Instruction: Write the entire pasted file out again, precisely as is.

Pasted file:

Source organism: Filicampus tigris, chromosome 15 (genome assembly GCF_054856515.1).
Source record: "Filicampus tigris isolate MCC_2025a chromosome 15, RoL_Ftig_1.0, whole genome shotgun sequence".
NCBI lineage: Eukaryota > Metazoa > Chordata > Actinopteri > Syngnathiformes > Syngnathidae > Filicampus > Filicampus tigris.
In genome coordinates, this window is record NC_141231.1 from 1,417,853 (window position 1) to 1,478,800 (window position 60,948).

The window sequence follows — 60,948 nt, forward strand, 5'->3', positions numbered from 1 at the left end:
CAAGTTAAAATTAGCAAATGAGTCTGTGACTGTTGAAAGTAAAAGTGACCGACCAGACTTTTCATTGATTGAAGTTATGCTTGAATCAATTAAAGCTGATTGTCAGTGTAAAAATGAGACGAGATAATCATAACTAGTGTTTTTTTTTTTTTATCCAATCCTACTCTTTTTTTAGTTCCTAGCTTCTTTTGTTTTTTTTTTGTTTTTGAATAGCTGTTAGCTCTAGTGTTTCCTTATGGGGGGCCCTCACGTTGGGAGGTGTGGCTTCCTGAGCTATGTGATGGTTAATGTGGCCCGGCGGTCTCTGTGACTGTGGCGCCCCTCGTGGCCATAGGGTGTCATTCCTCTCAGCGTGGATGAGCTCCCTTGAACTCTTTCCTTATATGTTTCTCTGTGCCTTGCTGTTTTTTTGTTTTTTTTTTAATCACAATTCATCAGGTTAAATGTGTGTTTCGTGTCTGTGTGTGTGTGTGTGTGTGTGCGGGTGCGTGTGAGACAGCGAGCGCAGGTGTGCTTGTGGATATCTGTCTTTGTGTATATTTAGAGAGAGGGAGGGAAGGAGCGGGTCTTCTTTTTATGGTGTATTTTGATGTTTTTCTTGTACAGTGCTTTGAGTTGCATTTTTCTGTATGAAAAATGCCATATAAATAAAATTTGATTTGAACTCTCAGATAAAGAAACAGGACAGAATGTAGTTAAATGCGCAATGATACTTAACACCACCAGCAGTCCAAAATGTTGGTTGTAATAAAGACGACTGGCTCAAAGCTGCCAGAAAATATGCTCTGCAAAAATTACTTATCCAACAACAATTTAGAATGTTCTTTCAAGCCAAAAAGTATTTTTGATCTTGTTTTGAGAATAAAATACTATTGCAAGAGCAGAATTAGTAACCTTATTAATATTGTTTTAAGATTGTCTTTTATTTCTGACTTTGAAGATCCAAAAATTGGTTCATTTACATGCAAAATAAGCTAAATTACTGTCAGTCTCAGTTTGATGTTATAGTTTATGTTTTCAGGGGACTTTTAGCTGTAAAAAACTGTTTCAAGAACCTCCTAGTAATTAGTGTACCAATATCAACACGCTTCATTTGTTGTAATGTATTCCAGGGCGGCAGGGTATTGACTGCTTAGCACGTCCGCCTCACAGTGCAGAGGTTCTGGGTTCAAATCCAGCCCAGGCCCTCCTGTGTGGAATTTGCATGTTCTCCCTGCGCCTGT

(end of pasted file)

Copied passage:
Source organism: Filicampus tigris, chromosome 15 (genome assembly GCF_054856515.1).
Source record: "Filicampus tigris isolate MCC_2025a chromosome 15, RoL_Ftig_1.0, whole genome shotgun sequence".
NCBI lineage: Eukaryota > Metazoa > Chordata > Actinopteri > Syngnathiformes > Syngnathidae > Filicampus > Filicampus tigris.
In genome coordinates, this window is record NC_141231.1 from 1,417,853 (window position 1) to 1,478,800 (window position 60,948).

The window sequence follows — 60,948 nt, forward strand, 5'->3', positions numbered from 1 at the left end:
CAAGTTAAAATTAGCAAATGAGTCTGTGACTGTTGAAAGTAAAAGTGACCGACCAGACTTTTCATTGATTGAAGTTATGCTTGAATCAATTAAAGCTGATTGTCAGTGTAAAAATGAGACGAGATAATCATAACTAGTGTTTTTTTTTTTTTATCCAATCCTACTCTTTTTTTAGTTCCTAGCTTCTTTTGTTTTTTTTTTGTTTTTGAATAGCTGTTAGCTCTAGTGTTTCCTTATGGGGGGCCCTCACGTTGGGAGGTGTGGCTTCCTGAGCTATGTGATGGTTAATGTGGCCCGGCGGTCTCTGTGACTGTGGCGCCCCTCGTGGCCATAGGGTGTCATTCCTCTCAGCGTGGATGAGCTCCCTTGAACTCTTTCCTTATATGTTTCTCTGTGCCTTGCTGTTTTTTTGTTTTTTTTTTAATCACAATTCATCAGGTTAAATGTGTGTTTCGTGTCTGTGTGTGTGTGTGTGTGTGTGCGGGTGCGTGTGAGACAGCGAGCGCAGGTGTGCTTGTGGATATCTGTCTTTGTGTATATTTAGAGAGAGGGAGGGAAGGAGCGGGTCTTCTTTTTATGGTGTATTTTGATGTTTTTCTTGTACAGTGCTTTGAGTTGCATTTTTCTGTATGAAAAATGCCATATAAATAAAATTTGATTTGAACTCTCAGATAAAGAAACAGGACAGAATGTAGTTAAATGCGCAATGATACTTAACACCACCAGCAGTCCAAAATGTTGGTTGTAATAAAGACGACTGGCTCAAAGCTGCCAGAAAATATGCTCTGCAAAAATTACTTATCCAACAACAATTTAGAATGTTCTTTCAAGCCAAAAAGTATTTTTGATCTTGTTTTGAGAATAAAATACTATTGCAAGAGCAGAATTAGTAACCTTATTAATATTGTTTTAAGATTGTCTTTTATTTCTGACTTTGAAGATCCAAAAATTGGTTCATTTACATGCAAAATAAGCTAAATTACTGTCAGTCTCAGTTTGATGTTATAGTTTATGTTTTCAGGGGACTTTTAGCTGTAAAAAACTGTTTCAAGAACCTCCTAGTAATTAGTGTACCAATATCAACACGCTTCATTTGTTGTAATGTATTCCAGGGCGGCAGGGTATTGACTGCTTAGCACGTCCGCCTCACAGTGCAGAGGTTCTGGGTTCAAATCCAGCCCAGGCCCTCCTGTGTGGAATTTGCATGTTCTCCCTGCGCCTGT